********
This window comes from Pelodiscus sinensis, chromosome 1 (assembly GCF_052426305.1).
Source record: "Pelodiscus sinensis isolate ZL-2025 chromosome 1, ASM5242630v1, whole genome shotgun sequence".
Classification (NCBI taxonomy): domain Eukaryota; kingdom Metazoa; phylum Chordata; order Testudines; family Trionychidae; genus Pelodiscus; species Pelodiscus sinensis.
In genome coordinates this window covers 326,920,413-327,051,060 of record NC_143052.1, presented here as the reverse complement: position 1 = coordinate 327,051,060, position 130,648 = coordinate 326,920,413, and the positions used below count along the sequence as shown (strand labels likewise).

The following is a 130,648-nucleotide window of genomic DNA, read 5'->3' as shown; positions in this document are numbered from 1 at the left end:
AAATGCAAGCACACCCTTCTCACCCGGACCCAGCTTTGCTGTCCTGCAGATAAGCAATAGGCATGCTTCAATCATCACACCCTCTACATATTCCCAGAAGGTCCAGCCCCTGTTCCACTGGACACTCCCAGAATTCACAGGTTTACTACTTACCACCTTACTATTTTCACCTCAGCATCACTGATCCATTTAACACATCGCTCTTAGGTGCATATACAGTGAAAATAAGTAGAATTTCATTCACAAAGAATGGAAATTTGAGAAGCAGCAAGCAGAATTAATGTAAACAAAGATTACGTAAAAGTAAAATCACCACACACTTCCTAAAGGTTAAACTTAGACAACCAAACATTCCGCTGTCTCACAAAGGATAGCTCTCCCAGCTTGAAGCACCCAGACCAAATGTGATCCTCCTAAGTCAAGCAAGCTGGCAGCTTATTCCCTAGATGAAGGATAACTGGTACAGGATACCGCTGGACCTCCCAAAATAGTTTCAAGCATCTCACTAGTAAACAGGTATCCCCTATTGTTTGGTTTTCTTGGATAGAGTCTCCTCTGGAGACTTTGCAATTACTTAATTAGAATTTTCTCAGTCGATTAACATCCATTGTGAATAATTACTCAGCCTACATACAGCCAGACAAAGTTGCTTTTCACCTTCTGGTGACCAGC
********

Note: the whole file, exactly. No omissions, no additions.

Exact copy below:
This window comes from Pelodiscus sinensis, chromosome 1 (assembly GCF_052426305.1).
Source record: "Pelodiscus sinensis isolate ZL-2025 chromosome 1, ASM5242630v1, whole genome shotgun sequence".
Classification (NCBI taxonomy): domain Eukaryota; kingdom Metazoa; phylum Chordata; order Testudines; family Trionychidae; genus Pelodiscus; species Pelodiscus sinensis.
In genome coordinates this window covers 326,920,413-327,051,060 of record NC_143052.1, presented here as the reverse complement: position 1 = coordinate 327,051,060, position 130,648 = coordinate 326,920,413, and the positions used below count along the sequence as shown (strand labels likewise).

The following is a 130,648-nucleotide window of genomic DNA, read 5'->3' as shown; positions in this document are numbered from 1 at the left end:
AAATGCAAGCACACCCTTCTCACCCGGACCCAGCTTTGCTGTCCTGCAGATAAGCAATAGGCATGCTTCAATCATCACACCCTCTACATATTCCCAGAAGGTCCAGCCCCTGTTCCACTGGACACTCCCAGAATTCACAGGTTTACTACTTACCACCTTACTATTTTCACCTCAGCATCACTGATCCATTTAACACATCGCTCTTAGGTGCATATACAGTGAAAATAAGTAGAATTTCATTCACAAAGAATGGAAATTTGAGAAGCAGCAAGCAGAATTAATGTAAACAAAGATTACGTAAAAGTAAAATCACCACACACTTCCTAAAGGTTAAACTTAGACAACCAAACATTCCGCTGTCTCACAAAGGATAGCTCTCCCAGCTTGAAGCACCCAGACCAAATGTGATCCTCCTAAGTCAAGCAAGCTGGCAGCTTATTCCCTAGATGAAGGATAACTGGTACAGGATACCGCTGGACCTCCCAAAATAGTTTCAAGCATCTCACTAGTAAACAGGTATCCCCTATTGTTTGGTTTTCTTGGATAGAGTCTCCTCTGGAGACTTTGCAATTACTTAATTAGAATTTTCTCAGTCGATTAACATCCATTGTGAATAATTACTCAGCCTACATACAGCCAGACAAAGTTGCTTTTCACCTTCTGGTGACCAGC